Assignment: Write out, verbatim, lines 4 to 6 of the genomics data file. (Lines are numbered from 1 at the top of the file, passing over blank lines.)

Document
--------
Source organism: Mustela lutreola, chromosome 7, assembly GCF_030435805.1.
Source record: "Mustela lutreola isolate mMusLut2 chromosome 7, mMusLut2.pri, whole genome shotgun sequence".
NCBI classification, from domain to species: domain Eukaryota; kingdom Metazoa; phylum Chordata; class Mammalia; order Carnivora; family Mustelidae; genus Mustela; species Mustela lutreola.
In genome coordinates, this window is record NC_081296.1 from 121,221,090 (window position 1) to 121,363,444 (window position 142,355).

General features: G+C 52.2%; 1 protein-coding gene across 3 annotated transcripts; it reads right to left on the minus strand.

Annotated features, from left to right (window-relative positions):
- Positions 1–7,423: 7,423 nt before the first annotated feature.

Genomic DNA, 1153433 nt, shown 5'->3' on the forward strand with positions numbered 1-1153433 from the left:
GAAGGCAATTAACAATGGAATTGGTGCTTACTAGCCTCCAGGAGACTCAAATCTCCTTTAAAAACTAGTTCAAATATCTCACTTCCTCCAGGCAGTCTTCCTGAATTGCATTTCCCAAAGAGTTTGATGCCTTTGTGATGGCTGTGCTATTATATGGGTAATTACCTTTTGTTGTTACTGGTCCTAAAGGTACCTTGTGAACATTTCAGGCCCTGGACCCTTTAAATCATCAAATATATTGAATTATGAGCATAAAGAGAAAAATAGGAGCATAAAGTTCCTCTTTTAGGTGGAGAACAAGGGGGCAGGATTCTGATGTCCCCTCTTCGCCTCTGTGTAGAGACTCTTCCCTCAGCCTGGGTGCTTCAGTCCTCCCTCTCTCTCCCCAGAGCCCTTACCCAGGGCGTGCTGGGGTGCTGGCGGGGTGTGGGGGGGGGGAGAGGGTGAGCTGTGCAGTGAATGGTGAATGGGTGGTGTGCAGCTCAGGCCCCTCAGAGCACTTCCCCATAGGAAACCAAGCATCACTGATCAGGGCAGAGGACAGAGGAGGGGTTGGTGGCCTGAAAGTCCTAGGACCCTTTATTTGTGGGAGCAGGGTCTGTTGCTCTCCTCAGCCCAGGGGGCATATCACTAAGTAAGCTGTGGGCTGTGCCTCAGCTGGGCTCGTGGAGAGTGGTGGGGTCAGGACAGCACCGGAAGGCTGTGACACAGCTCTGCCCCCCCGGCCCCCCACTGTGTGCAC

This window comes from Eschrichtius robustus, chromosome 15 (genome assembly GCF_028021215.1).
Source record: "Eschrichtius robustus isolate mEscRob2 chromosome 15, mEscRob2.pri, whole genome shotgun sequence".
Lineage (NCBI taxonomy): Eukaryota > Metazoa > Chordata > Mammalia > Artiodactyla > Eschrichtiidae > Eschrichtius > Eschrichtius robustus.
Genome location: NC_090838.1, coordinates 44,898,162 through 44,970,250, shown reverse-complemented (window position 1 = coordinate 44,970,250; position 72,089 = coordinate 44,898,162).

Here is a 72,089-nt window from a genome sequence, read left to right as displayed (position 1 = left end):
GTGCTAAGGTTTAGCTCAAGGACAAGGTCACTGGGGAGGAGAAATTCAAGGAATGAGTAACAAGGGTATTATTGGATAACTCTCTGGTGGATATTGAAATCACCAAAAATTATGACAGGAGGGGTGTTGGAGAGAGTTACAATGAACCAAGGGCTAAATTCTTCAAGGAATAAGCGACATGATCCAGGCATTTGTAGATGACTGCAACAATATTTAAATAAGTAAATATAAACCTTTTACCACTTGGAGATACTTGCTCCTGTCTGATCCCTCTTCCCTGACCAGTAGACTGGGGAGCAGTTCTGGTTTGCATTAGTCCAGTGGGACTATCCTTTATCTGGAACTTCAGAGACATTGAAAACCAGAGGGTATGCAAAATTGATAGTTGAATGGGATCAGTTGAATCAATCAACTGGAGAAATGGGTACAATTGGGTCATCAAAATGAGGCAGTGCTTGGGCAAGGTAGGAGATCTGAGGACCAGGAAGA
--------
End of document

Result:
In genome coordinates, this window is record NC_081296.1 from 121,221,090 (window position 1) to 121,363,444 (window position 142,355).

General features: G+C 52.2%; 1 protein-coding gene across 3 annotated transcripts; it reads right to left on the minus strand.

Annotated features, from left to right (window-relative positions):